Trinity College Dublin

Re: Trinity College Dublin

Postby notjim » Sun Jun 07, 2009 4:58 pm

. . . and yes the Long Room Hub is going on site this month.
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Re: Trinity College Dublin

Postby Cathal Dunne » Tue Jun 09, 2009 4:46 pm

notjim wrote:. . . and yes the Long Room Hub is going on site this month.


So they are building that edifice over the Ed Burke Hall this Summer? It's an ideal time to do it since the noise of the building work would be quite distracting to lectures being held there once college comes back in September.
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Re: Trinity College Dublin

Postby notjim » Tue Jun 09, 2009 5:52 pm

I think it will be March before its handed over, but hopefully the worst of the work effecting the Burke will be done.
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Re: Trinity College Dublin

Postby GrahamH » Fri Jun 12, 2009 10:59 pm

How did it go through the planning process do we know? Any notable developments to make it worth wading through a planning search for?

What is this faux grass in aid of behind the cricket pitch, notjim? Oddly pleasant.

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The Trinity campus is seen to best effect on quiet weekend evenings in summer, when the intense heat and crowds of the day have receded, and the great buildings bask in contemplation in the last rays of low sunshine.

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The shadows become so long that you can see them moving before your eyes as they play across the soft stone surfaces.

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The glimpsed views of the campus are a constant delight.

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Re: Trinity College Dublin

Postby GrahamH » Fri Jun 12, 2009 11:04 pm

The great entrance hall of Regent House fronting into College Green plays host to stunning plays of light on such evenings, as the sinking sun pierces its way down Dame Street, directly through the mid-18th century windows of the West Front, before coming to a halt on the opposing wall of the stairwell.

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The swirled patterns projected by the shimmering crown glass panes are a delight to behold.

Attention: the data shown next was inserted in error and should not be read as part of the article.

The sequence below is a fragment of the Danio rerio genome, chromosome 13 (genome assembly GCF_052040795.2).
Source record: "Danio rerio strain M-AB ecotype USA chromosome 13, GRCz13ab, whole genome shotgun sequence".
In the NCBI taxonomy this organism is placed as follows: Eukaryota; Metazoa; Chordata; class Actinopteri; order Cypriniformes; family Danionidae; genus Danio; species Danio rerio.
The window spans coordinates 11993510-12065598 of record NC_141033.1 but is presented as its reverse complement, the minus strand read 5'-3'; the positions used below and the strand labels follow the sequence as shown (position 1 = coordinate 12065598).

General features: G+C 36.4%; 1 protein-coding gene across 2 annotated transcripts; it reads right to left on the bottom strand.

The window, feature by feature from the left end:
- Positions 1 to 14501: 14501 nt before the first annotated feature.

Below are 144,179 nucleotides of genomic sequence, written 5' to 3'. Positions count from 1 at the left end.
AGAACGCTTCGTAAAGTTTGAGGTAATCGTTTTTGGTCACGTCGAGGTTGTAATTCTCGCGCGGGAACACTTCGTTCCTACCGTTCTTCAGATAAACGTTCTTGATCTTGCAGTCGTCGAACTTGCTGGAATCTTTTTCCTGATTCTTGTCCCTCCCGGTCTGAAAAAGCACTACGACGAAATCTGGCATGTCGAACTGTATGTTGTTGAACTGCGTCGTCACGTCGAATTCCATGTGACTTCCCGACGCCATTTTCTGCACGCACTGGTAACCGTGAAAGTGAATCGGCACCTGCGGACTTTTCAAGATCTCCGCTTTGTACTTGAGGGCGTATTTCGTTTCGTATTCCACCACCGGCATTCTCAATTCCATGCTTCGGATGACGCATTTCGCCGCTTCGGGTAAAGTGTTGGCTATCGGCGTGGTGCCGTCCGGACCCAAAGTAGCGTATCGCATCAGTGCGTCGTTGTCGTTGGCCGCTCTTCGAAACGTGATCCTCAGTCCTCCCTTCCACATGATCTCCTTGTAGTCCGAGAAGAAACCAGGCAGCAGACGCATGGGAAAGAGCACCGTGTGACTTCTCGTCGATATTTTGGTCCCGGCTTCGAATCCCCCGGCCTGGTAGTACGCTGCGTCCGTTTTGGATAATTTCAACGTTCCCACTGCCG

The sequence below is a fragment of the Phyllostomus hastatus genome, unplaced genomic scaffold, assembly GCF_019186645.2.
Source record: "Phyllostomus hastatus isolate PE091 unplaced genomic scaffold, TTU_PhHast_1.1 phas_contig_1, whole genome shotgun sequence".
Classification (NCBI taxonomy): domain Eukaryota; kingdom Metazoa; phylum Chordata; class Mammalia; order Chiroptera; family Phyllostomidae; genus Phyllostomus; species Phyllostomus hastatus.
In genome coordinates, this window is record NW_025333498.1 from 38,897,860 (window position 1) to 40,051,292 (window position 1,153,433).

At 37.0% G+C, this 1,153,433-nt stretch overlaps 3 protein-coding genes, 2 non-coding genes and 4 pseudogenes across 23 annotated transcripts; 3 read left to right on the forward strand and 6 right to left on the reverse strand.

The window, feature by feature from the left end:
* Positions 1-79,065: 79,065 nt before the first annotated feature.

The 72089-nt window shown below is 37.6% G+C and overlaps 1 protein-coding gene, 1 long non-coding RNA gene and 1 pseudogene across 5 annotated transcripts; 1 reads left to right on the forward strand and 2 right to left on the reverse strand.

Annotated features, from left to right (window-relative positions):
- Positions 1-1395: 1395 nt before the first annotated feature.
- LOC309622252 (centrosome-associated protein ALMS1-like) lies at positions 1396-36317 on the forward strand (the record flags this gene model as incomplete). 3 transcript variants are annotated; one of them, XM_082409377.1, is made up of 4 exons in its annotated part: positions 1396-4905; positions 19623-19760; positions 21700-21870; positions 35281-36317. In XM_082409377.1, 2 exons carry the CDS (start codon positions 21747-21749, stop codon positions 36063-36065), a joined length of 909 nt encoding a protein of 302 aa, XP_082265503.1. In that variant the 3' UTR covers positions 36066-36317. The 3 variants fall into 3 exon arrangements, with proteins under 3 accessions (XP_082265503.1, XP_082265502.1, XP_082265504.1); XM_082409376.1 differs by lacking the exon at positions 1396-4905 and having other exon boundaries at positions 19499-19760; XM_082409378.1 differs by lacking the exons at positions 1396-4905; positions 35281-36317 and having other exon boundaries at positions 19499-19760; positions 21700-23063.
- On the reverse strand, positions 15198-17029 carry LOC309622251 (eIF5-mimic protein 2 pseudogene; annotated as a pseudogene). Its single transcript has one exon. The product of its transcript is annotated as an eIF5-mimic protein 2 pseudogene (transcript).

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Which sadly is more than can be said for the presentation of the entrance hall itself, which is used as a dumping ground by college authorities. Can you just imagine a similar scene in Oxford or Cambridge?

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Some of the very finest ironwork in the city is forced to sit amongst - heck even give support to - this muck.

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Appalling. The decoration is also dismally down-at-heel.

One curiosity of this great room, however, is a little piece of hidden history which can be observed by those of the snooping variety. If you open up the shuttering of the windows at ground floor level, glimpses of forgotten newspaper padding can be noted the whole way along the inside of the window box.

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If you tug at it, it comes loose quite easily.

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Alas a date was not printed on the above piece and I did not want to damage it so popped it back in. Worth digging out though if anyone else wants a go. It would appear to date to the 1950s at the latest.
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Re: Trinity College Dublin

Postby notjim » Fri Jun 12, 2009 11:59 pm

Beautiful pictures Graham.

I have often regretted the way that staircase is treated, I think the Regent Room, the room it leads up to, is wasted too, nothing like as grand, or as well used, a room as it could be. It could be one of the places we share with the city, it could be used for recitals and poetry readings and the like and it with a little effort it could look great and people would love it.

Compared to a Cambridge college we aren't good with great rooms; for example, there is a little meeting room by the Long Room, getting to it is cool because you walk through the Long Room and then beyond the tourists and the ropes and through the door at the end, but the room itself could be anywhere, fantastic windows sure, but crappy carpet, bad wiring, some half assed repro furniture.

Even the college board room is underwhelming.

The Common Room is good and the Provost's House, of course, is fantastic. However with just a little effort we could have so much more; I work in one of the houses on Westland Row, with the honorable exception of the new McNamara Professor of Engineering, we waste these buildings, with just a tiny bit of effort it could feel like a privilege to work in them.
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Re: Trinity College Dublin

Postby magwea » Sat Jun 13, 2009 12:06 pm

Great photos GrahamH

Its amazing how Trinity is completely emptied of people by the end of term.
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Re: Trinity College Dublin

Postby notjim » Sat Jun 13, 2009 12:43 pm

magwea wrote:Its amazing how Trinity is completely emptied of people by the end of term.


I'm still here! I don't really feel it gets that much emptier. Now Cambridge between Christmas and New Years . . .
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Re: Trinity College Dublin

Postby magwea » Sun Jun 14, 2009 12:54 am

Ah, there's always a few that never would leave the place.
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Re: Trinity College Dublin

Postby notjim » Mon Jul 13, 2009 3:09 pm

So the Long Room Hub building is on site; they haven't done much yet but they are definitely clearing the site.
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Re: Trinity College Dublin

Postby Cathal Dunne » Tue Jul 14, 2009 4:24 pm

notjim wrote:So the Long Room Hub building is on site; they haven't done much yet but they are definitely clearing the site.


Yes, I was in around there last Friday, the work has started. Nice bit of work for builders in these depressed times. Does anyone now when they are due to complete the Hub?